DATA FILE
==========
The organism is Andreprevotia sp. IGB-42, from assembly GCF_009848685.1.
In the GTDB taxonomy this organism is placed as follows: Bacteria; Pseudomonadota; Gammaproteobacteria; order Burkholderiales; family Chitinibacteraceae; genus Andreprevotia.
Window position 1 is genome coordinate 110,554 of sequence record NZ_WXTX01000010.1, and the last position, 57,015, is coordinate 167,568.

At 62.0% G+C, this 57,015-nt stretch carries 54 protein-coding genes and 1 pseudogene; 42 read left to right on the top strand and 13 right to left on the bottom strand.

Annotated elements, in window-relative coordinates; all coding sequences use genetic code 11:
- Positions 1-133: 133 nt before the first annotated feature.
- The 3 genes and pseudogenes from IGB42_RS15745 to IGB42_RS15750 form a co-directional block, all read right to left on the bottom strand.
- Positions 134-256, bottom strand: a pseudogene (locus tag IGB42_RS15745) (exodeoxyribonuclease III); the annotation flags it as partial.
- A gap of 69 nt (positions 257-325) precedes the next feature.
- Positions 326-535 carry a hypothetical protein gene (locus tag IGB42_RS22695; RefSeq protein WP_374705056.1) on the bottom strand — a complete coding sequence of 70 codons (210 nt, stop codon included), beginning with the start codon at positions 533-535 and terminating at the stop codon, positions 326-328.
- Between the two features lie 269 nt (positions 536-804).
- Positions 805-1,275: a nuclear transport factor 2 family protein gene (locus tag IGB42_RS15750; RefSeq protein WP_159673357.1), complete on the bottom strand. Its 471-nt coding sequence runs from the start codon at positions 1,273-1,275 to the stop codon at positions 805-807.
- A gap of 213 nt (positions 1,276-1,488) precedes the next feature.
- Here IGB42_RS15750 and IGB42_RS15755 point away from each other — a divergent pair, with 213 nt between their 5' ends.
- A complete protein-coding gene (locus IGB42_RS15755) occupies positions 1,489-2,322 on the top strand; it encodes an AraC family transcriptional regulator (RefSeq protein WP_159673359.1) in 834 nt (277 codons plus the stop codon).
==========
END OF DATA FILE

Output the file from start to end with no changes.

The organism is Andreprevotia sp. IGB-42, from assembly GCF_009848685.1.
In the GTDB taxonomy this organism is placed as follows: Bacteria; Pseudomonadota; Gammaproteobacteria; order Burkholderiales; family Chitinibacteraceae; genus Andreprevotia.
Window position 1 is genome coordinate 110,554 of sequence record NZ_WXTX01000010.1, and the last position, 57,015, is coordinate 167,568.

At 62.0% G+C, this 57,015-nt stretch carries 54 protein-coding genes and 1 pseudogene; 42 read left to right on the top strand and 13 right to left on the bottom strand.

Annotated elements, in window-relative coordinates; all coding sequences use genetic code 11:
- Positions 1-133: 133 nt before the first annotated feature.
- The 3 genes and pseudogenes from IGB42_RS15745 to IGB42_RS15750 form a co-directional block, all read right to left on the bottom strand.
- Positions 134-256, bottom strand: a pseudogene (locus tag IGB42_RS15745) (exodeoxyribonuclease III); the annotation flags it as partial.
- A gap of 69 nt (positions 257-325) precedes the next feature.
- Positions 326-535 carry a hypothetical protein gene (locus tag IGB42_RS22695; RefSeq protein WP_374705056.1) on the bottom strand — a complete coding sequence of 70 codons (210 nt, stop codon included), beginning with the start codon at positions 533-535 and terminating at the stop codon, positions 326-328.
- Between the two features lie 269 nt (positions 536-804).
- Positions 805-1,275: a nuclear transport factor 2 family protein gene (locus tag IGB42_RS15750; RefSeq protein WP_159673357.1), complete on the bottom strand. Its 471-nt coding sequence runs from the start codon at positions 1,273-1,275 to the stop codon at positions 805-807.
- A gap of 213 nt (positions 1,276-1,488) precedes the next feature.
- Here IGB42_RS15750 and IGB42_RS15755 point away from each other — a divergent pair, with 213 nt between their 5' ends.
- A complete protein-coding gene (locus IGB42_RS15755) occupies positions 1,489-2,322 on the top strand; it encodes an AraC family transcriptional regulator (RefSeq protein WP_159673359.1) in 834 nt (277 codons plus the stop codon).